Angry With God?
Faith in Difficult Times
Why does God allow bad things to happen?
A father watches his son dying of leukemia. A child loses her mother at a young age. When we experience sorrows such as the death of a loved one, or bitter disappointments like the loss of a job, we can find ourselves becoming angry at God. If we do not manage these feelings in a healthy manner, we can begin to question whether God even exists, or at least whether he’s worth having as a part of our lives.
If you’re angry with God, you’re not alone.
In the Bible, Jonah was angry with God after feeling that he was mistreated (Jonah 4:1-11). Job expressed similar feelings (Job 3:1-26). In a way, it takes faith to be angry with God. If we didn’t think he existed, or if we thought he wasn’t in control of things, we wouldn’t have any reason to be angry. It is because we believe these things that we struggle with God. There are no easy answers here. For thousands of years, people of faith have struggled with the question of evil in the world. As Christians, we believe that God is good and he is all-powerful, and yet we recognize that evil exists. How can all three facts be simultaneously true? This is a mystery that goes beyond the limits of our human intellect and earthly perspective. But if you are feeling upset with God, there are constructive ways to move forward.
Talk to God about your feelings.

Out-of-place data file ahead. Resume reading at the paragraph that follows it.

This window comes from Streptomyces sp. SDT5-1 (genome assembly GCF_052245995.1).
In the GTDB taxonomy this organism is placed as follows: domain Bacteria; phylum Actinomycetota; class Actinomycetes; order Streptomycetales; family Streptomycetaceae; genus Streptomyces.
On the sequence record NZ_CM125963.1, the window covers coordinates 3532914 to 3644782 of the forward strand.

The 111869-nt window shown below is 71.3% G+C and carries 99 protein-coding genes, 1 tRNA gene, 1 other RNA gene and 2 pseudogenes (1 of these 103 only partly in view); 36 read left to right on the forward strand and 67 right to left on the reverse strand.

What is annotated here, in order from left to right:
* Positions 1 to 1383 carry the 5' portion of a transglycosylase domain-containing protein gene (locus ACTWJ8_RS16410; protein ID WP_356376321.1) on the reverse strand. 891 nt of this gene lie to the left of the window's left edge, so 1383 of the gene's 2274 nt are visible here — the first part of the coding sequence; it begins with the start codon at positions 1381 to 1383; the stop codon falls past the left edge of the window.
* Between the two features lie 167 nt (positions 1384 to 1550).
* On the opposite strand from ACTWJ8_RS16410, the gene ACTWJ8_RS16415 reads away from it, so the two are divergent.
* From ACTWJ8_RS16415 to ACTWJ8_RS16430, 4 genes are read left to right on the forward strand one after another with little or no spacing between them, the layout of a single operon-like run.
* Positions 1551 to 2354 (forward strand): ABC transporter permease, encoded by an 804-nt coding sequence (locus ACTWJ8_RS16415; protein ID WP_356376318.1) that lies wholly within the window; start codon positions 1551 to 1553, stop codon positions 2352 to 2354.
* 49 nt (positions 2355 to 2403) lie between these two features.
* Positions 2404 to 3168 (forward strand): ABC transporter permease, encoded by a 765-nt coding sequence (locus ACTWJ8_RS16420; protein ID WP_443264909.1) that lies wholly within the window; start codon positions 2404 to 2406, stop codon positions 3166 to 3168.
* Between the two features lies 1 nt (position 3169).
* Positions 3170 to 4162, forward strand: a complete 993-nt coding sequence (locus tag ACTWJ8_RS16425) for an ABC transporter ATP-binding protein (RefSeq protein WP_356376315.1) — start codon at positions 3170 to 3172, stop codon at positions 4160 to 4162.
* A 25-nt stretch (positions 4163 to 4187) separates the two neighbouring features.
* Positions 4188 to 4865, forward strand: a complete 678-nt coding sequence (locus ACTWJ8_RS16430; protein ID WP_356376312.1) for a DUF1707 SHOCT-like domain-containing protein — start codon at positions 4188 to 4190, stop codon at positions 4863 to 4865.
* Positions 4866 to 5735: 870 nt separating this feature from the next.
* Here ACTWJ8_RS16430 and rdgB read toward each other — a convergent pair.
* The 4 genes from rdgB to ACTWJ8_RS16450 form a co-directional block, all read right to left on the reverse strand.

If you are angry or disappointed, tell him all about it. He already knows, but he loves you and wants to hear you share what you are going through. As we admit our feelings and express them to God, we can start working through these emotions with him. We can find ourselves growing closer to God, even while we are still struggling. Even if it seems difficult, continue to keep the lines of communication open.
Look with love at the cross.
The mystery of human suffering finds its culmination in what happened on Good Friday, when Jesus gave his life for us on the cross. God loves us so much that he actually became one of us; he freely allowed himself to enter into our suffering. We can reflect on how Jesus was completely innocent, and yet he endured such immense agonies. We can prayerfully unite our own sufferings with his sufferings on the cross.
Consider your blessings.
When we are suffering, it is also helpful to take some time to consider the ways that God has blessed us. For example, if we find ourselves seriously ill, we might thank God for the support of our family members or the blessing of good medical care. Even in the midst of great trials, we can recognize God’s love and his continuing presence.